AvaloniaUI did this correctly using Skia as well. This UI approach for a C# IDE is what should be used IMO.

          Avalonia is pretty much what WPF should have evolved into if Microsoft for some reason had not decided to put it on life support for so many years. I agree here as well that Avalonia’s approach is much better than losing yourself in platform specifics. Personally I have no problem with VS Code using the Web-Stack, it just works for me tbh.

          * No NuGet management without using command line?

          I’m spoiled by the VS Nuget Manager so I looked for a GUI and found this extension:
          NuGet Package Manager GUI

          Not the prettiest, but it works. Could this be an alternative for you?

          *EDIT: Blockquote completely broke the mobile view for me so I quoted just by using em, hope that’s better.

          • Andrew Witte 0

            “I’m spoiled by the VS Nuget Manager so I looked for a GUI and found this extension:”
            — Nice find. Probably a good solution atm for this part.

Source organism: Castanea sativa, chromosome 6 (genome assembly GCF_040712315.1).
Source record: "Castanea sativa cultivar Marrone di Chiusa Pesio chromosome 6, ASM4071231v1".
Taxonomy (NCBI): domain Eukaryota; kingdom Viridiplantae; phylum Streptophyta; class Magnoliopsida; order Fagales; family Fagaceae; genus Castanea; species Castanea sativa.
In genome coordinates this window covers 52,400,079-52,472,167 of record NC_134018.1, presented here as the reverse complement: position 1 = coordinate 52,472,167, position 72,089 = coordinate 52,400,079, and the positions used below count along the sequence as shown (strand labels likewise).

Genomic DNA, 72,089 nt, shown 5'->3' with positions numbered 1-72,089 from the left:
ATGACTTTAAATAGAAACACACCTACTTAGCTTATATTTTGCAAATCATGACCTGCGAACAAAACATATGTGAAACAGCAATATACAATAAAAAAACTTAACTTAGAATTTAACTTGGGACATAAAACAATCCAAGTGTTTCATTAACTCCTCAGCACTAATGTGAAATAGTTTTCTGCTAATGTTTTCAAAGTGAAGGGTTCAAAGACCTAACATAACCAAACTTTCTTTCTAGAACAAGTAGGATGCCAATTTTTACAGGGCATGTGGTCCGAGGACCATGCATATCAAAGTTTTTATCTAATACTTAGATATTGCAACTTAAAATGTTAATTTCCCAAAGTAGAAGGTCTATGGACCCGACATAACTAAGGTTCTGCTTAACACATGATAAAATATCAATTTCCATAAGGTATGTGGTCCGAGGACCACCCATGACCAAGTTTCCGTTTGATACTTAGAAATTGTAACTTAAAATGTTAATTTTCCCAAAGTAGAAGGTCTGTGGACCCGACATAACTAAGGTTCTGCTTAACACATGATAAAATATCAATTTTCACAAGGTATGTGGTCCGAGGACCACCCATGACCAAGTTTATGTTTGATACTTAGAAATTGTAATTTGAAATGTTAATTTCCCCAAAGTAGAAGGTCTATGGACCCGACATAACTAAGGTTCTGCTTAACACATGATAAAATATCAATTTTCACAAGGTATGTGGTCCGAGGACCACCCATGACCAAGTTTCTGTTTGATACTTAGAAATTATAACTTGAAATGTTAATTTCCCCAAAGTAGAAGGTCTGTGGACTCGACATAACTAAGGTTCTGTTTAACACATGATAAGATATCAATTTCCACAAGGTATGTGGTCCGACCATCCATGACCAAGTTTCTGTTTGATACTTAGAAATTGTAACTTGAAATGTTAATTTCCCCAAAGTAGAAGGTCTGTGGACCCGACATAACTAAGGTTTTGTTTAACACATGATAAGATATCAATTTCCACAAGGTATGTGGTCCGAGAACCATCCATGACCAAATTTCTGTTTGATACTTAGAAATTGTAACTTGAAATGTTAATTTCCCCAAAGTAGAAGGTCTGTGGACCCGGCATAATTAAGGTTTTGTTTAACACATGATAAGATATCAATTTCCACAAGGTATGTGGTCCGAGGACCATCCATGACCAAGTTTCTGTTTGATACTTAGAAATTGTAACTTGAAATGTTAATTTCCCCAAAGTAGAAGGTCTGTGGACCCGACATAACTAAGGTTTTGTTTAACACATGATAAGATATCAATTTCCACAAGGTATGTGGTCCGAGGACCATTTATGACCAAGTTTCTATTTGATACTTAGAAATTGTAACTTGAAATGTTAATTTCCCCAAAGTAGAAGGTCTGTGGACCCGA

• McCollough, David M. 0

      How do you run tests and get code coverage results using VS code with this extension ?

      I’ve pretty much made the transition to using Rider because the support for VS for Mac was horrible and I wasn’t shocked that they discontinued support for it. Basically MS want’s to say they are cross platform but they really only want you using Visual Studio on a PC and this extension is just a half hearted attempt to appease the people that don’t use Windows computers.

      • Wendy Breiding (SHE/HER)Microsoft employee 0

        If you have a test project in your solution and it has been built, you can find our tests and run them in the Test Explorer Pane in VS Code. You can find more information about the test integration here: https://code.visualstudio.com/docs/csharp/testing.

        We would love for you to provide feedback through the report issue for things that are missing from your C# Dev Kit experience so that we can improve it.

  • Tudor Prodan 0

    Can this be used in neovim?